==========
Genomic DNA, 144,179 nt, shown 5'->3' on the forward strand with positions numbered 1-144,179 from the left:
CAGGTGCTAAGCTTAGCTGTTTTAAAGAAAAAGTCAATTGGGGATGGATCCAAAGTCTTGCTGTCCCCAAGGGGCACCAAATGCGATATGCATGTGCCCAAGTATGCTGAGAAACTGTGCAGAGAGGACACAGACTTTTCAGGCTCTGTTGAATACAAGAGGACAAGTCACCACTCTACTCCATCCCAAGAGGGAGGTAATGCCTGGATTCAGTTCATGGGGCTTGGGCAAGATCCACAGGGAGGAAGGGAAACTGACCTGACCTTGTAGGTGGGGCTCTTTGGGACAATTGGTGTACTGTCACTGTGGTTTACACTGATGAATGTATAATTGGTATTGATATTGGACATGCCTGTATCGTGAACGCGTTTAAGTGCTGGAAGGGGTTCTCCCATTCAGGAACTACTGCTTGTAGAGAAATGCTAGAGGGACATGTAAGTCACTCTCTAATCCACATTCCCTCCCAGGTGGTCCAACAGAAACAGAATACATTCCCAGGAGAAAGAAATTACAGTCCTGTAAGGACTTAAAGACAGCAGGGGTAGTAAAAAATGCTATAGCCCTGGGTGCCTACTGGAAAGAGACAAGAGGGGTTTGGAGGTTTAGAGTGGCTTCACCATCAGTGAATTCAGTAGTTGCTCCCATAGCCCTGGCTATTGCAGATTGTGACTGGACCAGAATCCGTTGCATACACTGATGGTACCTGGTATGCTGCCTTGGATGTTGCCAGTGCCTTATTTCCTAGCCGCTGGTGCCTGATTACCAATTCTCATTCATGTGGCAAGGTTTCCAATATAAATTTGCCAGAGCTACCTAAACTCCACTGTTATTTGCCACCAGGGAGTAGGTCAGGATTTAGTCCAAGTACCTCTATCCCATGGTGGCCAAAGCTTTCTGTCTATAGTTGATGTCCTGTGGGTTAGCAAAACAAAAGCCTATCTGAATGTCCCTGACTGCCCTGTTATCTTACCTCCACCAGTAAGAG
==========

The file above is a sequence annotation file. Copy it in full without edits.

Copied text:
Genomic DNA, 144,179 nt, shown 5'->3' on the forward strand with positions numbered 1-144,179 from the left:
CAGGTGCTAAGCTTAGCTGTTTTAAAGAAAAAGTCAATTGGGGATGGATCCAAAGTCTTGCTGTCCCCAAGGGGCACCAAATGCGATATGCATGTGCCCAAGTATGCTGAGAAACTGTGCAGAGAGGACACAGACTTTTCAGGCTCTGTTGAATACAAGAGGACAAGTCACCACTCTACTCCATCCCAAGAGGGAGGTAATGCCTGGATTCAGTTCATGGGGCTTGGGCAAGATCCACAGGGAGGAAGGGAAACTGACCTGACCTTGTAGGTGGGGCTCTTTGGGACAATTGGTGTACTGTCACTGTGGTTTACACTGATGAATGTATAATTGGTATTGATATTGGACATGCCTGTATCGTGAACGCGTTTAAGTGCTGGAAGGGGTTCTCCCATTCAGGAACTACTGCTTGTAGAGAAATGCTAGAGGGACATGTAAGTCACTCTCTAATCCACATTCCCTCCCAGGTGGTCCAACAGAAACAGAATACATTCCCAGGAGAAAGAAATTACAGTCCTGTAAGGACTTAAAGACAGCAGGGGTAGTAAAAAATGCTATAGCCCTGGGTGCCTACTGGAAAGAGACAAGAGGGGTTTGGAGGTTTAGAGTGGCTTCACCATCAGTGAATTCAGTAGTTGCTCCCATAGCCCTGGCTATTGCAGATTGTGACTGGACCAGAATCCGTTGCATACACTGATGGTACCTGGTATGCTGCCTTGGATGTTGCCAGTGCCTTATTTCCTAGCCGCTGGTGCCTGATTACCAATTCTCATTCATGTGGCAAGGTTTCCAATATAAATTTGCCAGAGCTACCTAAACTCCACTGTTATTTGCCACCAGGGAGTAGGTCAGGATTTAGTCCAAGTACCTCTATCCCATGGTGGCCAAAGCTTTCTGTCTATAGTTGATGTCCTGTGGGTTAGCAAAACAAAAGCCTATCTGAATGTCCCTGACTGCCCTGTTATCTTACCTCCACCAGTAAGAG